LAURINBURG — Saturday’s Laurinburg-Scotland County Area Chamber of Commerce Chamber on the Half Shell oyster roast brought in seafood fanatics from all over North Carolina.
More than 500 people came through the St. Andrews University Equestrian Center Saturday evening to celebrate, food, fellowship and endless bushels of oysters. The event brought out Laurinburg natives, families from up north and even served as an experience for a few Brazilian soccer players at St. Andrews.
“I came all the way from Fayetteville and this is my first time,” said Earnest Galloway who came down with his brother, Don. “I’ll be back next year though, I just like the atmosphere and the oysters.”
Earnest’s brother first attended the event last year with his wife, Betty, who works as the human resources director for the city of Laurinburg.
“We came for the oysters, we love oysters, we’ve been here several times and with the price, food, fellowship and music, it’s really nice,” Betty Galloway said while enjoying the live performance by a two-man band. “This is my fourth time here and I actually brought back my old towel — they used to give us towels with the oysters.”
Complimentary towels have been replaced by oyster knives as party favors.
“We look forward to it and my husband is calling it our date night,” said Betty Galloway. “I take care of my mother who is 93, so we get very few days and nights together and so this is our date night.”
Don Galloway was also excited to enjoy an event that brought him back to his roots.
“We were born and raised down in Brunswick County so we grew up on seafood, being very close to the Atlantic Ocean,” he said. “I love seafood. I don’t care for that other food, this is it right here and we will eat as many oysters as they put in front of us. You can’t put a number on it, that’s for sure, because they’re so good.”
Galloway enjoys oysters more than any other seafood because when you pull open the shell it feels like you win a prize inside. He also enjoyed the service provided by the St. Andrews soccer team.
“You have to go get your shrimp, chicken, coleslaw and hush puppies in line, but the guys from the college will come around and dump the oysters on the table.”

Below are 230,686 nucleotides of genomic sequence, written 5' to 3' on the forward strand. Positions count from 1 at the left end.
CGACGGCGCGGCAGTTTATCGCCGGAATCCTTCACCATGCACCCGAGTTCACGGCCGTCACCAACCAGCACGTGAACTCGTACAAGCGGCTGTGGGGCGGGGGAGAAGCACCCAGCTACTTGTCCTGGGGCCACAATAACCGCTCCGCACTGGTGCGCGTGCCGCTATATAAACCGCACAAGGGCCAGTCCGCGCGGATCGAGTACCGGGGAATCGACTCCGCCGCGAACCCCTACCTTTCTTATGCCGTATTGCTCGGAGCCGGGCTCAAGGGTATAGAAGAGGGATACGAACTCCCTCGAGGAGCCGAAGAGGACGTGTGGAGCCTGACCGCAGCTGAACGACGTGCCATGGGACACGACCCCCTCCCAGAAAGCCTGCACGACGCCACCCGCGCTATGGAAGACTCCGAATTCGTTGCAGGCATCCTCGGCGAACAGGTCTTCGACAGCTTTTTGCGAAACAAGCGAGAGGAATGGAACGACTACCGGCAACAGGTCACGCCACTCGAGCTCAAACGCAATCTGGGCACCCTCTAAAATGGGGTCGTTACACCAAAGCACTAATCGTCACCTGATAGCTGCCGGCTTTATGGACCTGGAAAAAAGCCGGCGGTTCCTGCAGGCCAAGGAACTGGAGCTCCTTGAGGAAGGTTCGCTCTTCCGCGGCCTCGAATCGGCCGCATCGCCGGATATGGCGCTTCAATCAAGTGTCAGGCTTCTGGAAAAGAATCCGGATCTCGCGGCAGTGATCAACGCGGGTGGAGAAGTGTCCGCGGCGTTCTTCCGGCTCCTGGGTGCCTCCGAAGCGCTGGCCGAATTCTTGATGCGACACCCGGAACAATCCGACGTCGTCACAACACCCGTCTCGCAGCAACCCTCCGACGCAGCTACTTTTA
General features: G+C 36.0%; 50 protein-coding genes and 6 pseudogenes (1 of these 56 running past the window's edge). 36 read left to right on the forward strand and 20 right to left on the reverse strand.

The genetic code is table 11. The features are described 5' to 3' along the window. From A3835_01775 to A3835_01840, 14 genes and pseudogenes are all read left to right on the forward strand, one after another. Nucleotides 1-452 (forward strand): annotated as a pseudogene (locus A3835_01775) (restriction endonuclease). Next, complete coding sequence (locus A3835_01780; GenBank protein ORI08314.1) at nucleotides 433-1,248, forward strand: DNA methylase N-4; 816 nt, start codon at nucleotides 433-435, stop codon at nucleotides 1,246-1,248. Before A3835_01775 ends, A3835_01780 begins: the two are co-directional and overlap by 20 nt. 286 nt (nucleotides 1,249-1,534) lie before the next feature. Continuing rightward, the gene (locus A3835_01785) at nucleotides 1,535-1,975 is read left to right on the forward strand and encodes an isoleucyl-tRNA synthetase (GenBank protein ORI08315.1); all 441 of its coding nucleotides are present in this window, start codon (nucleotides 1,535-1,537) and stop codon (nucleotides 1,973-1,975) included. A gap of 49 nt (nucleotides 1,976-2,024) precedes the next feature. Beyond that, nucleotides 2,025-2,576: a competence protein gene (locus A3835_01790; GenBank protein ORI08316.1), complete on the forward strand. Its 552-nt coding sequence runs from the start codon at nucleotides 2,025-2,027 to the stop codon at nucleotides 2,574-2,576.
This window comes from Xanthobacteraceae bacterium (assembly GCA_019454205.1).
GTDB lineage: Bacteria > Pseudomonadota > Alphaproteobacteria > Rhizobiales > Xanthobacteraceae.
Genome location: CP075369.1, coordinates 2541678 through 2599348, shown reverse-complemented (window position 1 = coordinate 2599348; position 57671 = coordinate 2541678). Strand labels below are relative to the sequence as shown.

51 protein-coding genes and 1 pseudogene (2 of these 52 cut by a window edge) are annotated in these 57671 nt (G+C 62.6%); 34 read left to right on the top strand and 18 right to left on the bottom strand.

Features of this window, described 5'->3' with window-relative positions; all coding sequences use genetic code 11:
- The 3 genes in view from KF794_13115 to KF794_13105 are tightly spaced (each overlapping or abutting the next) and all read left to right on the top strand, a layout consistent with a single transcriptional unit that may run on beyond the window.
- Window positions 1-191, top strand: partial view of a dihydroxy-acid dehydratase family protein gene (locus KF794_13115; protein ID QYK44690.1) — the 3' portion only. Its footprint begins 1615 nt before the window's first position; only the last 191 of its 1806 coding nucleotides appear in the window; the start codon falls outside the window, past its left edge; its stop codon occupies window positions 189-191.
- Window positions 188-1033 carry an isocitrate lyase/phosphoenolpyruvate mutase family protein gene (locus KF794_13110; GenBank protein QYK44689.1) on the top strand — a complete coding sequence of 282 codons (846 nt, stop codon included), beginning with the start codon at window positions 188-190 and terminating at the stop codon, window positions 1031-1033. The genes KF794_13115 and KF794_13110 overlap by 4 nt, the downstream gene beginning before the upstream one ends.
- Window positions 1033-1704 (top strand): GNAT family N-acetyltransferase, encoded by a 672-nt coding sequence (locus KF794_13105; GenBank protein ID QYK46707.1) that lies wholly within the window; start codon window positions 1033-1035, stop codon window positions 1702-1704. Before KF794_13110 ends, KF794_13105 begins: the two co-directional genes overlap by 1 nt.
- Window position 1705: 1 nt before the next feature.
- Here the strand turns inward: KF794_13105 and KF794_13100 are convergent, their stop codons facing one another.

The soccer team worked in two shifts to serve all 500 oyster-eating attendees. They migrated from table to table with a bucket of oysters and tossed them on the tables by hand — wearing gloves, of course.
“We are volunteering with the soccer team, there are two groups and the other players are coming after us,” said Thadeu Rocha.
Rocha, along with two of his friends, are Brazilians attending St. Andrews on soccer scholarships. They were excited to experience the oyster roast because it was a cultural experience they’ve never seen before.
“We don’t have schools like this at home and we don’t get an experience serving people and doing different stuff like this,” Rocha said. “We don’t have stuff like this in Brazil so it’s a new experience and it’s awesome.”
For Rocha and his fellow international students, Saturday’s oyster roast was actually their first time trying oysters.
“We tried them because they made us and some of the guys didn’t like them, but I actually like them,” he said. “It’s awesome because we just serve and grab more and serve.”
There was also a raffle giveaway during the event offering many prizes from a baseball signed by Curt Britt to $1,000 cash.
“We’re going to have wonderful raffles here today, we’re going to have a thousand dollar raffle, jewelry, gift sets and many other wonderful opportunities for gifts,” said volunteer Norman Clingerman. “The best gift here is the thousand dollar raffle of course — if I won I would go to Florida where it’s warmer.”
The event was put together by a long list of sponsors, donors and organizations.
“I’ve worked with the Chamber for this before and enjoyed it, so I wanted to come out and actually sit down and eat,” said Angela Taylor. “This is my second year coming and I enjoy the atmosphere, all the people and everything.”
After working the event the year before, Taylor knows all the hard work that goes into it.
“I appreciate everybody’s help that’s out here, it’s a lot of effort and it’s easy for the ones that come and sit down, but it takes a lot of time to set up and get everything ready and prepared,” she said. “They usually start getting ready for the event around March because it takes a lot of people to help and there is a lot to it — it’s not just getting the oysters.”
However, at the end of the event many were in agreement to attend again.
“I will definitely come back again next year,” she said.
Abby Hackmann can be reached at 910-505-3171.